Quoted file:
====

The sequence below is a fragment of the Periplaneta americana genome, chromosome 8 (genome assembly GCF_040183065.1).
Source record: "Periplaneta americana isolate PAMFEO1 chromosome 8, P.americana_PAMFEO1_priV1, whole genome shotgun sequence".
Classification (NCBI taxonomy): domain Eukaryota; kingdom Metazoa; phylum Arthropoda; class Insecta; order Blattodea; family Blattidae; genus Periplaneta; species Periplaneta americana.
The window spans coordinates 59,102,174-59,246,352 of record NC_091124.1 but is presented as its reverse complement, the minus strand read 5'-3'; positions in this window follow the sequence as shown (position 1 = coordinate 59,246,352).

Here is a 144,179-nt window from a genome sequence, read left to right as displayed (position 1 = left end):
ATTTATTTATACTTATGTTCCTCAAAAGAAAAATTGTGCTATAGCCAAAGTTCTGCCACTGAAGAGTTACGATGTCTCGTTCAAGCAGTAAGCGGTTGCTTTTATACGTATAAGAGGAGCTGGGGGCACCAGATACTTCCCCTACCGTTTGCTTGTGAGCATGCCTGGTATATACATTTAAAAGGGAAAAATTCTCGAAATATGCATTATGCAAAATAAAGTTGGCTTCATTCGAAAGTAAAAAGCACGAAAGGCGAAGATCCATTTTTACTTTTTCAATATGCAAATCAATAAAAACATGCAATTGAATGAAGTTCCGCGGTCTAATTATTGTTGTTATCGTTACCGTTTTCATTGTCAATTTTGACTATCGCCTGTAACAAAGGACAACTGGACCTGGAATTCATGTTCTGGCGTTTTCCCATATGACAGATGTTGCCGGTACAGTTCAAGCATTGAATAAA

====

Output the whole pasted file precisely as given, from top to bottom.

The sequence below is a fragment of the Periplaneta americana genome, chromosome 8 (genome assembly GCF_040183065.1).
Source record: "Periplaneta americana isolate PAMFEO1 chromosome 8, P.americana_PAMFEO1_priV1, whole genome shotgun sequence".
Classification (NCBI taxonomy): domain Eukaryota; kingdom Metazoa; phylum Arthropoda; class Insecta; order Blattodea; family Blattidae; genus Periplaneta; species Periplaneta americana.
The window spans coordinates 59,102,174-59,246,352 of record NC_091124.1 but is presented as its reverse complement, the minus strand read 5'-3'; positions in this window follow the sequence as shown (position 1 = coordinate 59,246,352).

Here is a 144,179-nt window from a genome sequence, read left to right as displayed (position 1 = left end):
ATTTATTTATACTTATGTTCCTCAAAAGAAAAATTGTGCTATAGCCAAAGTTCTGCCACTGAAGAGTTACGATGTCTCGTTCAAGCAGTAAGCGGTTGCTTTTATACGTATAAGAGGAGCTGGGGGCACCAGATACTTCCCCTACCGTTTGCTTGTGAGCATGCCTGGTATATACATTTAAAAGGGAAAAATTCTCGAAATATGCATTATGCAAAATAAAGTTGGCTTCATTCGAAAGTAAAAAGCACGAAAGGCGAAGATCCATTTTTACTTTTTCAATATGCAAATCAATAAAAACATGCAATTGAATGAAGTTCCGCGGTCTAATTATTGTTGTTATCGTTACCGTTTTCATTGTCAATTTTGACTATCGCCTGTAACAAAGGACAACTGGACCTGGAATTCATGTTCTGGCGTTTTCCCATATGACAGATGTTGCCGGTACAGTTCAAGCATTGAATAAA